THE liver could hold the key to treating obesity, after Australian researchers found the organ plays a major role in regulating weight by communicating with the brain.
University of Melbourne researchers believe our bodies may have an innate system in place to limit excessive weight gain caused by eating fatty foods.
However, the system only works in response to saturated fat in a normal diet and would not stop obesity in people who ate fat and sugar-laden diets.
Researchers from the university’s Molecular Obesity Laboratory found that an enzyme in the liver increased when fatty foods were consumed and sent a signal to the brain to reduce appetite-stimulating genes.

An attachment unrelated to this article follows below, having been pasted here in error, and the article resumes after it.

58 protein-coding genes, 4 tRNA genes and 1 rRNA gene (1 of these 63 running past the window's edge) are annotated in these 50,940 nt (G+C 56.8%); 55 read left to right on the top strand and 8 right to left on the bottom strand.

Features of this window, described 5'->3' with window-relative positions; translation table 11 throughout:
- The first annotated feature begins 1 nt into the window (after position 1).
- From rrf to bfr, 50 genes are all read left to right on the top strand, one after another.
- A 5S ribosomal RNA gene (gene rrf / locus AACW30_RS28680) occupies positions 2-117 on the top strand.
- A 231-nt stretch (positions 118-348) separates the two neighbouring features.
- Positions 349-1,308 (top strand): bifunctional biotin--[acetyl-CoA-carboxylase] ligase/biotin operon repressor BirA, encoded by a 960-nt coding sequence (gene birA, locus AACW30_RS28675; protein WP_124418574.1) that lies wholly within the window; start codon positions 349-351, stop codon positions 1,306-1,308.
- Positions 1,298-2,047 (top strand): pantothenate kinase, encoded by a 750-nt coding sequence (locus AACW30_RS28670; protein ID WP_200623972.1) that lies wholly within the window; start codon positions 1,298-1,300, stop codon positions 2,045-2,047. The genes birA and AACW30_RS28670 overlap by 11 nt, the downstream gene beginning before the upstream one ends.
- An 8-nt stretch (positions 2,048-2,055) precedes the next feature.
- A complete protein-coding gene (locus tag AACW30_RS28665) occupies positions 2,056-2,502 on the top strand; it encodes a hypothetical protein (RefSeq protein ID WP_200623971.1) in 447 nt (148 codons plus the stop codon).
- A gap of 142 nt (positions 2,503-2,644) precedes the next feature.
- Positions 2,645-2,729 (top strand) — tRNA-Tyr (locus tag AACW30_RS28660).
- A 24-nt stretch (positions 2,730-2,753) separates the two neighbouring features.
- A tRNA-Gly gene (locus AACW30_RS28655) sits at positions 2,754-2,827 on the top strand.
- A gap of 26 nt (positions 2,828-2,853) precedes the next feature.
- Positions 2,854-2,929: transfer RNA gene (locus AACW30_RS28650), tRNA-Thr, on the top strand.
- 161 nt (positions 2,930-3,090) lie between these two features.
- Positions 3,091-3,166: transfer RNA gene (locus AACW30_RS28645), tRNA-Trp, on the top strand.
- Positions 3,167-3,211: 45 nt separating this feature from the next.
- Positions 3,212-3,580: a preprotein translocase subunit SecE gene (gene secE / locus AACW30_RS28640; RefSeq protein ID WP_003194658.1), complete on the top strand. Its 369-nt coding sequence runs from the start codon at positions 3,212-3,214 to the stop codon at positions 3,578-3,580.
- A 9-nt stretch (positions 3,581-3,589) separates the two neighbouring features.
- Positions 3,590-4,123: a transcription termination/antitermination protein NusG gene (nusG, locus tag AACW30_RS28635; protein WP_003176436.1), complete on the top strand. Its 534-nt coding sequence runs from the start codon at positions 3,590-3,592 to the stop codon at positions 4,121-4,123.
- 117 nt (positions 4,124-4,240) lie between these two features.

The overall affect was that after fat was consumed the brain told the body to reduce its food intake, thereby limiting weight gain.
Melbourne University researcher Dr Barbara Fam said people who eat a fatty diet would still become overweight, but the system probably limited the amount of weight gained.
“We believe that this enzyme is really important in stopping the body from gaining any more weight,” she told AAP.
“Potentially, you could actually be a lot fatter if you don’t have this enzyme being active.”
She said the liver could in future be considered as a target for treating weight-related conditions including obesity and type 2 diabetes.
Continue reading at The Australian